Hughes highlights the bizarre system in place where homeland schools are rarely open, many local teachers are semi- literate, primary schools are ill- equipped and simplified workbooks are produced for indigenous pupils. ‘‘ Many of the non- indigenous managers of Northern Territory and state education departments doubt the ability of Aborigines and Torres Strait Islanders to be educated,’’ she contends.
The result is teaching in local languages with sharply restricted curriculum: ‘‘ Basic arithmetic such as times tables, spelling, the evolution of man, Australia’s geography and history and those of the wider world are not taught. Most schools lack dictionaries, atlases, globes of the world, the excellent educational programs most children enjoy, or internet to substitute for them. There is no logic, no literature, no classical music and no film. The biggest deficits are in maths and the natural sciences.’’
Territory residents are regaled almost daily with good news about indigenous education, but Hughes rather undercuts this stream of official propaganda with a startling disclosure: she contends that Aboriginal students who claim to have completed years 10, 11 and 12 on application forms for training courses in Darwin ‘‘ cannot read or write in English or do basic arithmetic’’. Hence the bleak conclusion that ‘‘ another generation is being lost’’.
Hughes zeroes in on the outcomes at the Community Education Centre for Aboriginal children in Yirrkala, probably the most famous indigenous community in Australia. This is what she has to report: ‘‘ It is not a school. It uses the excuse that its students are Yolngu speakers to deny them a mainstream primary education in English. Year 10 students do not reach Year 6 standards of mainstream schools. Adding years 11 and 12 is farcical. The students are prey to alcohol, drugs and sexual exploitation, contributing to the lack of civic mores in a settlement that has a floating population of over 1000 people.’’
There are similar Kafkaesque snapshots of remote area health, employment and housing programs. They pave the way for some bracing conclusions.
The introduction of private housing, the ending of the permit system, the break- up of corrupt local councils, the twinning of mainstream and Aboriginal schools, the phase- out of work for the dole: these are the kinds of drastic changes Hughes believes are essential. She advocates the appointment, in larger communities, of administrators with sweeping powers to enforce social order and the creation of a threetier system of remote homelands with different grades of basic services.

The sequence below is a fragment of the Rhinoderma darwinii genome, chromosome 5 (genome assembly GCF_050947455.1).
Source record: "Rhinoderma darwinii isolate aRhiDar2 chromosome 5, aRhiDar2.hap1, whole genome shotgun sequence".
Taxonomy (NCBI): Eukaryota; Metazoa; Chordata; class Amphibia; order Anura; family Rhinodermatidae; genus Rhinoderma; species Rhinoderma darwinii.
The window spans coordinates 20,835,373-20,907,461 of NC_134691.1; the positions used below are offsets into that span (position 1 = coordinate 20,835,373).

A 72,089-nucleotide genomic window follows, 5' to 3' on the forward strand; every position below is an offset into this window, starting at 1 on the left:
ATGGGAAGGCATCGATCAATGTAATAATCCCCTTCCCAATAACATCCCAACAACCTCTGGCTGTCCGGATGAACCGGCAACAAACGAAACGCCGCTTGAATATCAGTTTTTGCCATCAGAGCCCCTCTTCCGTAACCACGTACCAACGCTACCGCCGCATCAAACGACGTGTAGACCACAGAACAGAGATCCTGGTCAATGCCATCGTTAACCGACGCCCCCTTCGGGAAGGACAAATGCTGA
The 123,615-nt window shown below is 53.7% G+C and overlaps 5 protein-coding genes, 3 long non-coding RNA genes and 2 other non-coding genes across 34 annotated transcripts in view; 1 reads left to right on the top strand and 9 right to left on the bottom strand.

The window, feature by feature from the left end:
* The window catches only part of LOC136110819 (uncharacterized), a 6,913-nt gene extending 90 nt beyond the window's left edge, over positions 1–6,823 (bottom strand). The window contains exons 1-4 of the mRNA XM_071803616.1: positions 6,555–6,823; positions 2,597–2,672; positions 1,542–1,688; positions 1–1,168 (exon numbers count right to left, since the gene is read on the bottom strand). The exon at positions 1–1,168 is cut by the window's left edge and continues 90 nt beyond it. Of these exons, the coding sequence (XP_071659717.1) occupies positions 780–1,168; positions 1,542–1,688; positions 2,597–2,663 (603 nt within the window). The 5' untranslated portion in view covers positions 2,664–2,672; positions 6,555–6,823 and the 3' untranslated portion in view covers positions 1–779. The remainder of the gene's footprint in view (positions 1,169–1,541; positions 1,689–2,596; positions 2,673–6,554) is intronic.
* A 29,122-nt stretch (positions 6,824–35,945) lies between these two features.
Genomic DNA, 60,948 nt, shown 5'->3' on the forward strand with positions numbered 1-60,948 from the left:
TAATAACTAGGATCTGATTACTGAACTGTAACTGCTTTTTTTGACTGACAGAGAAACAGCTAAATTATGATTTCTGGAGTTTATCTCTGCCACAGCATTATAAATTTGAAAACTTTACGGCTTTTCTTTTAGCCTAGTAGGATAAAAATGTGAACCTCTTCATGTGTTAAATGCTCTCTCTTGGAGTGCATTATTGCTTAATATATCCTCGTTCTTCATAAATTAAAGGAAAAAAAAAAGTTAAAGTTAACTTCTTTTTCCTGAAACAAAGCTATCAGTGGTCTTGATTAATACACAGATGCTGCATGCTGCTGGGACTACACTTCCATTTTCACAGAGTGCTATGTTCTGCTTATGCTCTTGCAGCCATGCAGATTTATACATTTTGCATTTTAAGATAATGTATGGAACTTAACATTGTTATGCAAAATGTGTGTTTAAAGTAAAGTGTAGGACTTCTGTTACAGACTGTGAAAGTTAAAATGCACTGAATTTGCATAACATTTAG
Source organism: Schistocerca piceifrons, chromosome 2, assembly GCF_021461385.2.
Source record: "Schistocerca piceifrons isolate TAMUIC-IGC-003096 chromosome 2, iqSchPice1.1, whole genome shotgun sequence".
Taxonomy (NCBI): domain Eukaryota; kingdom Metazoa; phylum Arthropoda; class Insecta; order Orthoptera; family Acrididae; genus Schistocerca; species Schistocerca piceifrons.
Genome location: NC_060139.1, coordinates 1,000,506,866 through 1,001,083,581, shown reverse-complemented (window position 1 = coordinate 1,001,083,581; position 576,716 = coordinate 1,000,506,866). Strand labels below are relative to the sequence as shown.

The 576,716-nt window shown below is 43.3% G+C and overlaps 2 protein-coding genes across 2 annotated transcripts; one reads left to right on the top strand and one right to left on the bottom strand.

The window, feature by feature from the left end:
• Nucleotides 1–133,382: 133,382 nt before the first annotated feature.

Saddest of all is her diagnosis of the way we got to where we are and of the ironies that hide in the thickets of ideology: ‘‘ The most damaging discrimination in Australia’s history has been the exceptionalism of the last 30 years that was intended to make up for past mistreatment. It has widened the gap between indigenous and mainstream Australians in critical respects. It persuaded them, moreover, that they wanted apartheid in property rights, education and welfare rather than employment. The natural enemies of apartheid on the Left, who played such an important role in dismantling it in South Africa, have been the principal defenders of exceptionalism in Australia.’’
The results of these policies, pursued for a generation, are plain for Hughes: ‘‘ Homeland dwellers have been denied equality of opportunity, the ranges of humanitarian and scientific learning that enable other Australians to find satisfying jobs, careers and family contentment in a tolerant, materially comfortable and healthy society.’’ Such is the case for the prosecution, penned by a passionate economist. Nicolas Rothwell is an award- winning author and a senior writer on The Australian.